New Stories From 'Urban Agriculture Notes'
Random header image... Refresh for more!

Aquaponics Projects – growing fish and vegetables

Kenyan project. Larger image here.

Aquaponic Greenhouse Prototype for Kenya

By Faith And Sustainable Technologies

Prototype aquaponic (combination of hydroponics and aquaculture) system using 700 gallon elevated ferro-cement flood tank technology developed by Travis W. Hughey which uses no float switches, electronic timers or microprocessors to control the flood and drain parameters of the system. It is a large version of the flood tank in the “Barrel-Ponics” manual found on this site as a free download. The system uses approximately 400 gallons of water per flood cycle. There are 37 barrel half growbeds also of Travis’s design incorporated. In the shallow pond water hyacinth and water lettuce are grown for fish feed.

The entire system consumes less than 400 watts. The vegetable production is over twice what can be grown in the same square footage of soil. Fish are also harvested and excess vegetation is either fed to the fish or composted to build healthy soils. It is our desire to use such systems to replenish depleated or erroded soils in places that can no longer support farming and reclaim the losses of bad management. There is no soil in the system itself with only gravel as the growth media with nutrients provided by the fish.

Visit Faith And Sustainable Technologies website here.

Morning Star Fishermen’s Aquaponics Education Program

The aquaponics courses held at the training center will teach students all of the basic skills and knowledge necessary to successfully breed and grow Tilapia and culture plants and vegetables “aquaponically” on a practical, self sustaining, “back yard” scale, as well as larger commercial scale. The courses include topics in Tilapia and aquaponic plant culture, breeding setups, equipment, reproduction, growth procedures, purging or cleaning, and harvesting of the fish and vegetables.

Link to Morning Star’s aquaponics courses here.

New Book: The Aquaponics Guidebook


“Replace an aquarium filter with a pot of gravel. Put a plant in the pot. Let it drain back into the aquarium. That’s aquaponics, boiled down to its simplest form.

“Now, consider it on a bigger scale: An above-ground swimming pool with 3000 gallons of water. 4-foot wide grow bed trenches and lined with rubber, stretching 100 feet. Out of this system a staggering amount of vegetables and fish protein can be produced, to be consumed, traded or sold. Inputs are fish food, electricity and a modest amount of maintenance.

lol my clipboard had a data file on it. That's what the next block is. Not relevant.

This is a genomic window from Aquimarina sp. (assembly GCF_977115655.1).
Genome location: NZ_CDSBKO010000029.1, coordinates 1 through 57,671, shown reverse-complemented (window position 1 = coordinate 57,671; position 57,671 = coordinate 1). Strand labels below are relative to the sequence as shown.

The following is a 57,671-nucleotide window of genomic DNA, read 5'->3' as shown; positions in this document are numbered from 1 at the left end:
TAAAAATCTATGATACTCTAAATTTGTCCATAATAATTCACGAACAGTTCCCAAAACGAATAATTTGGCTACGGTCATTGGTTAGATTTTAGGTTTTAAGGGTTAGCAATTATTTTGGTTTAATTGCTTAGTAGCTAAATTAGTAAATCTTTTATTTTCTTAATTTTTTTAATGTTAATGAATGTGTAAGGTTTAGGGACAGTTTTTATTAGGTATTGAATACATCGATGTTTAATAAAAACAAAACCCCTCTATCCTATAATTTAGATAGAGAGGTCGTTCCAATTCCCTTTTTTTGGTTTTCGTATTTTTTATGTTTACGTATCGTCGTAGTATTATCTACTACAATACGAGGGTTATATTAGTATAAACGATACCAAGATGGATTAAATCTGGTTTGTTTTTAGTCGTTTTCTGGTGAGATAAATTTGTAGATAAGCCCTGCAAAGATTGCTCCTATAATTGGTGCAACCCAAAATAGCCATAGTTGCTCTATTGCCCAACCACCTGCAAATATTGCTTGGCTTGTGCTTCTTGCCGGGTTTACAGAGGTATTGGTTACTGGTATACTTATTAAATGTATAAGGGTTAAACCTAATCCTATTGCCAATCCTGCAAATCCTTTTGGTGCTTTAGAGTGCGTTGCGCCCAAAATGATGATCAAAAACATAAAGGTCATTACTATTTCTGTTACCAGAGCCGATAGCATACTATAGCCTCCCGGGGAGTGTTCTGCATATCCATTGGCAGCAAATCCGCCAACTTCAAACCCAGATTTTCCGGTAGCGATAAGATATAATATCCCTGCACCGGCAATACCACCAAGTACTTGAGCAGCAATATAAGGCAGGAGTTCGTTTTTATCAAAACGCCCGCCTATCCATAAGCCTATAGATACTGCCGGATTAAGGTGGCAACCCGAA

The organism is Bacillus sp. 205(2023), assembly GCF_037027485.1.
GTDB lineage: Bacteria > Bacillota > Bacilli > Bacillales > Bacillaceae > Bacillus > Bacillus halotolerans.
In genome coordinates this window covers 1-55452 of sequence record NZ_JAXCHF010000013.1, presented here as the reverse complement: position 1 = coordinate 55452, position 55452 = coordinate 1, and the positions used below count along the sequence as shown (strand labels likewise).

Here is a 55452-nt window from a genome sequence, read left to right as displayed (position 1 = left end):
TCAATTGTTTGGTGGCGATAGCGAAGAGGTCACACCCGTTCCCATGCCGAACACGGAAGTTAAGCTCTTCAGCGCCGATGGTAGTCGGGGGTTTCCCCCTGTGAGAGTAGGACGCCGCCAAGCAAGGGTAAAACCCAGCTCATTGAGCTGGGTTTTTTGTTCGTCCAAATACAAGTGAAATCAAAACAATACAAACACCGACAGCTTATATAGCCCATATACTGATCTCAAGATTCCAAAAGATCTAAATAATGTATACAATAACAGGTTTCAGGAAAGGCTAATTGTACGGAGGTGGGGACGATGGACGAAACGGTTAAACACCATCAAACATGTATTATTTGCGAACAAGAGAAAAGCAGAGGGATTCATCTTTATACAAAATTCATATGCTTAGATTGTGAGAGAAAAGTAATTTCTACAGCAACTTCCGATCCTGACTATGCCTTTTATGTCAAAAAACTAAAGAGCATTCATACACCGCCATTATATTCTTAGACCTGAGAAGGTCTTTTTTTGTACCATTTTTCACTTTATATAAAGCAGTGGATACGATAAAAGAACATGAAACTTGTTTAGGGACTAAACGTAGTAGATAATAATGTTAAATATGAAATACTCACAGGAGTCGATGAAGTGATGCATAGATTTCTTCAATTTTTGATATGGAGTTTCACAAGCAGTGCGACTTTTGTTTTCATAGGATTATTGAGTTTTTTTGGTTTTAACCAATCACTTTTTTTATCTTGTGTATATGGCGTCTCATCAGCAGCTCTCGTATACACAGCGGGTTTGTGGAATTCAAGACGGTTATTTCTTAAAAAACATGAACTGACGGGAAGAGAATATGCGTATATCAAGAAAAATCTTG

“Or how about this: Water from a fish pond is pumped up hill and filtered down through gravel grow beds. The clean water trickles back into the pond. Nothing is wasted. The excess nutrients provide a valuable crop.

“Aquaponics is simple and it works.

“It’s also curious that it hasn’t caught on in a bigger way, for all the clear and immediate benefits it provides.”

Visit Access to Aquaponics here. The Guidebook is available on the website.

Notice: link_pages is deprecated since version 2.1.0! Use wp_link_pages() instead. in /home/cityf3/public_html/cityfarmer/wp-includes/functions.php on line 3840


1 Robert Mwakio { 07.11.11 at 10:41 pm }

We have started the same system in rural Kenya (Western Kenya Region) It has proved to be a success. Right now we are trying to sensitize the fishing communities around lake Victoria not to over depend on fishing alone. Diversification in dietary habits will save the Lakes diminishing fish resources.

I would be delightful to join hands with you in expansion of the aquaponic culture.

2 Michael Page { 07.12.11 at 7:32 am }

I have been in solar power for over 20 years and have many times combined solar power with pond-hydro systems
on large variety of systems. Currently we are in lthe process of an one and one/half (1 1/2) acre pond using solar power to aireate/properly P/h, pump filtered water to a 1500 gallon holding tank and gravity feed to the 1/2 acre garden.
Our goals include taking what we’ve learned to 3rd world countries to assist them indevelopment in the best direction possible. If we can learn from each other, that would be the greatest.
Give a ring when you’re able!


Mike Page

3 Michael Page { 07.12.11 at 7:37 am }

Give a ring when your able!



Mike Page

4 sue { 11.27.11 at 9:04 pm }

great insight, i would be interested to know more for demo farm

5 gidean lopes { 12.06.11 at 5:17 pm }

gostaria de implantar em minha casa,como posso fazer isso?

6 peter frank { 02.05.12 at 12:55 pm }

Yes, i have seen this in a youtube video that that use in eco friendly hotels in budapest,

7 bernard vera { 03.15.12 at 8:56 am }

This is a very interesting system and i would really like to know more and put it to the test in my country Zimbabwe, plz send me info and learning material?

8 MUKASA EDIRISA { 04.27.12 at 10:55 pm }

I would like to do this in Uganda but I do not have money to start it up can you help me do it

9 Chris Matu { 09.04.12 at 4:29 am }

I would like to set up an aquaponics greenhouse in Central Kenya (Kiganjo, Nyeri), using flowing water in plastic pipes for growing crops (no gravel or growing medium). Any pointers on suppliers of equipment & technical support.

10 gkpillai { 09.17.12 at 11:43 pm }

i am from india,i would like to start the aquaponics.But form were i can get the details and training.pleAse mail to